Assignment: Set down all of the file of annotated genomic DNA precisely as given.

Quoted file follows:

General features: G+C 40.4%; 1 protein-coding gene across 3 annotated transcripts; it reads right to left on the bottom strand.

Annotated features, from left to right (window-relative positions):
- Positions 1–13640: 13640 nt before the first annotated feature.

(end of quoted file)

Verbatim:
General features: G+C 40.4%; 1 protein-coding gene across 3 annotated transcripts; it reads right to left on the bottom strand.

Annotated features, from left to right (window-relative positions):
- Positions 1–13640: 13640 nt before the first annotated feature.